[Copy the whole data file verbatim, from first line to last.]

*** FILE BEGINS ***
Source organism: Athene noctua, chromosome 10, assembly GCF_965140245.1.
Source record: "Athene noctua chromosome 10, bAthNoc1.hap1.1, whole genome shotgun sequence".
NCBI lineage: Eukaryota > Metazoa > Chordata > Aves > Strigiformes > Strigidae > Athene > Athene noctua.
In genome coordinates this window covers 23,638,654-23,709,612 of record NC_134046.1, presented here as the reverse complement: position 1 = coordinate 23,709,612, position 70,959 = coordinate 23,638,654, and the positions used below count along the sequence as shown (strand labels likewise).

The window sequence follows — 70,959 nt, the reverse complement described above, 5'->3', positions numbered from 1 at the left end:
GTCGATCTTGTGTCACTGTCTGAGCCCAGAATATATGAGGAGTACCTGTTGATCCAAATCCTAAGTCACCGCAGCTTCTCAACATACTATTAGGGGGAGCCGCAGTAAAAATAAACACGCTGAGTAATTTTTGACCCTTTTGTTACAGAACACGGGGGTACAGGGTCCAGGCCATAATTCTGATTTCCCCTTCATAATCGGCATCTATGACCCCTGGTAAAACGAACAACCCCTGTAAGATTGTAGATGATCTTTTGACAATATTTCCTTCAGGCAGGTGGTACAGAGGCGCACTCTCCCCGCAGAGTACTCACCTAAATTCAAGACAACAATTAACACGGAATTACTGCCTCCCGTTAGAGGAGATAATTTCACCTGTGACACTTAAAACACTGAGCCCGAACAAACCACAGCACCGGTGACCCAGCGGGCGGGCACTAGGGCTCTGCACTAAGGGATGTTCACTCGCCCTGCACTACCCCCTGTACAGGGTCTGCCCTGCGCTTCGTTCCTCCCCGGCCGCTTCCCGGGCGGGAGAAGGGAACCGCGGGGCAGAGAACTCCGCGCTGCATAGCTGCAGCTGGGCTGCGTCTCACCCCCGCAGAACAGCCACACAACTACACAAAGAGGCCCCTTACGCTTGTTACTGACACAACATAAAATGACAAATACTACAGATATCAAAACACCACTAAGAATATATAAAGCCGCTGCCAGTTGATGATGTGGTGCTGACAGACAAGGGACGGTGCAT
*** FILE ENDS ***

Source organism: Athene noctua, chromosome 10, assembly GCF_965140245.1.
Source record: "Athene noctua chromosome 10, bAthNoc1.hap1.1, whole genome shotgun sequence".
NCBI lineage: Eukaryota > Metazoa > Chordata > Aves > Strigiformes > Strigidae > Athene > Athene noctua.
In genome coordinates this window covers 23,638,654-23,709,612 of record NC_134046.1, presented here as the reverse complement: position 1 = coordinate 23,709,612, position 70,959 = coordinate 23,638,654, and the positions used below count along the sequence as shown (strand labels likewise).

The window sequence follows — 70,959 nt, the reverse complement described above, 5'->3', positions numbered from 1 at the left end:
GTCGATCTTGTGTCACTGTCTGAGCCCAGAATATATGAGGAGTACCTGTTGATCCAAATCCTAAGTCACCGCAGCTTCTCAACATACTATTAGGGGGAGCCGCAGTAAAAATAAACACGCTGAGTAATTTTTGACCCTTTTGTTACAGAACACGGGGGTACAGGGTCCAGGCCATAATTCTGATTTCCCCTTCATAATCGGCATCTATGACCCCTGGTAAAACGAACAACCCCTGTAAGATTGTAGATGATCTTTTGACAATATTTCCTTCAGGCAGGTGGTACAGAGGCGCACTCTCCCCGCAGAGTACTCACCTAAATTCAAGACAACAATTAACACGGAATTACTGCCTCCCGTTAGAGGAGATAATTTCACCTGTGACACTTAAAACACTGAGCCCGAACAAACCACAGCACCGGTGACCCAGCGGGCGGGCACTAGGGCTCTGCACTAAGGGATGTTCACTCGCCCTGCACTACCCCCTGTACAGGGTCTGCCCTGCGCTTCGTTCCTCCCCGGCCGCTTCCCGGGCGGGAGAAGGGAACCGCGGGGCAGAGAACTCCGCGCTGCATAGCTGCAGCTGGGCTGCGTCTCACCCCCGCAGAACAGCCACACAACTACACAAAGAGGCCCCTTACGCTTGTTACTGACACAACATAAAATGACAAATACTACAGATATCAAAACACCACTAAGAATATATAAAGCCGCTGCCAGTTGATGATGTGGTGCTGACAGACAAGGGACGGTGCAT